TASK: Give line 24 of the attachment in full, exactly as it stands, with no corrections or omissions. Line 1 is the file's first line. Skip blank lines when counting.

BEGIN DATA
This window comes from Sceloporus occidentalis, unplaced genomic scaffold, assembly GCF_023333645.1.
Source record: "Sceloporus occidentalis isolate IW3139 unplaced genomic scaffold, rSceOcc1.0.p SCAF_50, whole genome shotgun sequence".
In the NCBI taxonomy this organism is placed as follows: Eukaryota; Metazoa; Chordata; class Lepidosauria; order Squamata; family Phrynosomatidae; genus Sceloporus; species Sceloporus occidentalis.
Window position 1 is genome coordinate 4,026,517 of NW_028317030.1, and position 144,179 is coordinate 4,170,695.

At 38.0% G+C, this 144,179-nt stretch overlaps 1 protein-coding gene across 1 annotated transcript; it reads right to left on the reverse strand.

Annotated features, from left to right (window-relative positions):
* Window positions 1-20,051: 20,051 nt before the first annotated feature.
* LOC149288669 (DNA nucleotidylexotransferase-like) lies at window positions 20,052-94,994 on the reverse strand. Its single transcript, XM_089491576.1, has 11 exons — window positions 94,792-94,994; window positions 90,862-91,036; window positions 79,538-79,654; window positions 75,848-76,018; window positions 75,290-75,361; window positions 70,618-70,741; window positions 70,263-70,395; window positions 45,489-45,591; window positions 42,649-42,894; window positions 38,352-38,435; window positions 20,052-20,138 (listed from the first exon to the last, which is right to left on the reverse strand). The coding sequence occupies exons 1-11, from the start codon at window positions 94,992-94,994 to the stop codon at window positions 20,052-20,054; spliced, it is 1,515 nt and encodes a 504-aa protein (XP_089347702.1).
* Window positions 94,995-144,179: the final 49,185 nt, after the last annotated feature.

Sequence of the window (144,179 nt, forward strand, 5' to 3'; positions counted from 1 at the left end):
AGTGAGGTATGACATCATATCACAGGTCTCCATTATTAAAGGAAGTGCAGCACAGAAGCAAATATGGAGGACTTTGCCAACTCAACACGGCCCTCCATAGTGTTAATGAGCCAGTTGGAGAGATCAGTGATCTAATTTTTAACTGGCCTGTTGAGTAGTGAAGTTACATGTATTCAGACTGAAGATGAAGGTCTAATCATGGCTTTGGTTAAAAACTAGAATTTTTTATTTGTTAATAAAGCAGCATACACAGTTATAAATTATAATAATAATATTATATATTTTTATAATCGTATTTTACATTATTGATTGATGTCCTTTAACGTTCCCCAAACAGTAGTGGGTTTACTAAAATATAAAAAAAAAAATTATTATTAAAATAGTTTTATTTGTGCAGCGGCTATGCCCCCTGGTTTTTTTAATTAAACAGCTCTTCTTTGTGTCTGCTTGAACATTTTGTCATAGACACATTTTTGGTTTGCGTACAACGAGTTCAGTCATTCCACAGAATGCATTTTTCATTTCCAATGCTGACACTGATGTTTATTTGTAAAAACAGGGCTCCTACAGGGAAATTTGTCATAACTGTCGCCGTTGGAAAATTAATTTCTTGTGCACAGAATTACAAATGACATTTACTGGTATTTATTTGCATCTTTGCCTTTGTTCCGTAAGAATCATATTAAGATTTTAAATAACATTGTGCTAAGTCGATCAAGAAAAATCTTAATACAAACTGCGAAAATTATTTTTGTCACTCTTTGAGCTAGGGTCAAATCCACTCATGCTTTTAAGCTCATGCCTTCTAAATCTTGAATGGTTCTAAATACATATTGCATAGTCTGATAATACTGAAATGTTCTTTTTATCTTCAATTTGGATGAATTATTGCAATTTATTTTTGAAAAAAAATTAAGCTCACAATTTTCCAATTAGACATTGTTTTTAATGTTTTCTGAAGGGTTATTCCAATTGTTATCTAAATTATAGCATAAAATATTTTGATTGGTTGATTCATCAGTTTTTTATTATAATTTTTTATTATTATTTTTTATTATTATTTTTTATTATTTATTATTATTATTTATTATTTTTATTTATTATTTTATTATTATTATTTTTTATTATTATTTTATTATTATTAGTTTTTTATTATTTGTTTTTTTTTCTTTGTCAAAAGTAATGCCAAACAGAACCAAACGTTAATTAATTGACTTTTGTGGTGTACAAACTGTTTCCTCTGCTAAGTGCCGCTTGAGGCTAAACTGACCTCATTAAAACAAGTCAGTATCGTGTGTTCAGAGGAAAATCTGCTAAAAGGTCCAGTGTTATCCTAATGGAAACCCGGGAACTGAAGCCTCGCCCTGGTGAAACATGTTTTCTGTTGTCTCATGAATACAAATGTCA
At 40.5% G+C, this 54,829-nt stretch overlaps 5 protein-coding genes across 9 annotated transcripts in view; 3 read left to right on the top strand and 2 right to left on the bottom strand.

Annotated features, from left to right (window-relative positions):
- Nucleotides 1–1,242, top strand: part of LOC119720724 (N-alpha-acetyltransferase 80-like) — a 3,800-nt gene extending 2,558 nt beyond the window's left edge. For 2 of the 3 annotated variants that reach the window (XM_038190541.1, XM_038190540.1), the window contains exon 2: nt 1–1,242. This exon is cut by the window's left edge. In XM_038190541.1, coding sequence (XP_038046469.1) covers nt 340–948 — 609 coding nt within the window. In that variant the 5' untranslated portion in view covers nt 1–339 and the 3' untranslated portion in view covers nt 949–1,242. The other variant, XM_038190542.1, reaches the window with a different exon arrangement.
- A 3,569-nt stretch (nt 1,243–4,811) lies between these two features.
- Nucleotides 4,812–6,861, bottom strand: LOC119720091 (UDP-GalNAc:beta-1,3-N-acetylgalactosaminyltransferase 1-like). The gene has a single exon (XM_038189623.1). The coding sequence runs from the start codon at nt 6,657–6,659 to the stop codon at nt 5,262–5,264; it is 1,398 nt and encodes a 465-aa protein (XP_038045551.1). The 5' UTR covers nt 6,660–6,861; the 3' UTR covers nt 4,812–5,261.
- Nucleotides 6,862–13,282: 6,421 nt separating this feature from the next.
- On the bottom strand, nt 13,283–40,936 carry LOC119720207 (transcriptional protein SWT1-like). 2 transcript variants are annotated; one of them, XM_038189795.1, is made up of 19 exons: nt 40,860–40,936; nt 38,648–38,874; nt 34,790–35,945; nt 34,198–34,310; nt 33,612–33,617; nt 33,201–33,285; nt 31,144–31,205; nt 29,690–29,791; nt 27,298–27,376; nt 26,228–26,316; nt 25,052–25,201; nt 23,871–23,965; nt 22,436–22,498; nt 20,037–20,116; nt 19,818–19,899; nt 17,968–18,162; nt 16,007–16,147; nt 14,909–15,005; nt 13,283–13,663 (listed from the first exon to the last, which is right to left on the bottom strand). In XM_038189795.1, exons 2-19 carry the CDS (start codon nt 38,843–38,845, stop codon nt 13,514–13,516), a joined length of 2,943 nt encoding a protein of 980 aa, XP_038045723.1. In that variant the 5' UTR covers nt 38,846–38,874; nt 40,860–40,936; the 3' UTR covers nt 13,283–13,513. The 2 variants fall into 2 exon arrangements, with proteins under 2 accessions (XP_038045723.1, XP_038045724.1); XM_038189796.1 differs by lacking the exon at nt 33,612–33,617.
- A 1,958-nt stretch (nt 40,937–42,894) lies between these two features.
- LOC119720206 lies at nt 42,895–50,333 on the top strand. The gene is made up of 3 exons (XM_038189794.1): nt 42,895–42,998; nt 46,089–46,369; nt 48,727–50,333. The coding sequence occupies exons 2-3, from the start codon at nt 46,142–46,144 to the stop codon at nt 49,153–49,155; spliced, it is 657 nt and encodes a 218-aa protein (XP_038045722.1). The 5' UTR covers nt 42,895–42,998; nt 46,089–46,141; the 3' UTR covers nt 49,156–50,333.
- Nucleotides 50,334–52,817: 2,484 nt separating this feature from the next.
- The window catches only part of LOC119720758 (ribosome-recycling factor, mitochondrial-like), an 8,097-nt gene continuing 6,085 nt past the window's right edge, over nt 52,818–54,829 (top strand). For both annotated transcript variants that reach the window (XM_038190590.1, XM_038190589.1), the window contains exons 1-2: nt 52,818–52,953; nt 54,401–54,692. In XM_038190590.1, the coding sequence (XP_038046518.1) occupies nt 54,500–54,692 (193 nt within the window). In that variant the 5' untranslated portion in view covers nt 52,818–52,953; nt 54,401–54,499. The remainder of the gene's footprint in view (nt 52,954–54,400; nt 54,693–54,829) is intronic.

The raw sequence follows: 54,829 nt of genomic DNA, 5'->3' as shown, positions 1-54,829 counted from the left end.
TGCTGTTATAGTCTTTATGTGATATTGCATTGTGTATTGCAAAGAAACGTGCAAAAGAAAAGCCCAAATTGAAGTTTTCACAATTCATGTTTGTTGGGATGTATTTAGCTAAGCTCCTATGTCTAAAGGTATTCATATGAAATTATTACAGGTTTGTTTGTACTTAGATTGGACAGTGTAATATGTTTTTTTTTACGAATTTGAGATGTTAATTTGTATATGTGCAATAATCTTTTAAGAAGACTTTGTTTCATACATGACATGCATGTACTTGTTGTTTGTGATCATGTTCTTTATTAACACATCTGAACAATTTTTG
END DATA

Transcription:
TGCTGTTATAGTCTTTATGTGATATTGCATTGTGTATTGCAAAGAAACGTGCAAAAGAAAAGCCCAAATTGAAGTTTTCACAATTCATGTTTGTTGGGATGTATTTAGCTAAGCTCCTATGTCTAAAGGTATTCATATGAAATTATTACAGGTTTGTTTGTACTTAGATTGGACAGTGTAATATGTTTTTTTTTACGAATTTGAGATGTTAATTTGTATATGTGCAATAATCTTTTAAGAAGACTTTGTTTCATACATGACATGCATGTACTTGTTGTTTGTGATCATGTTCTTTATTAACACATCTGAACAATTTTTG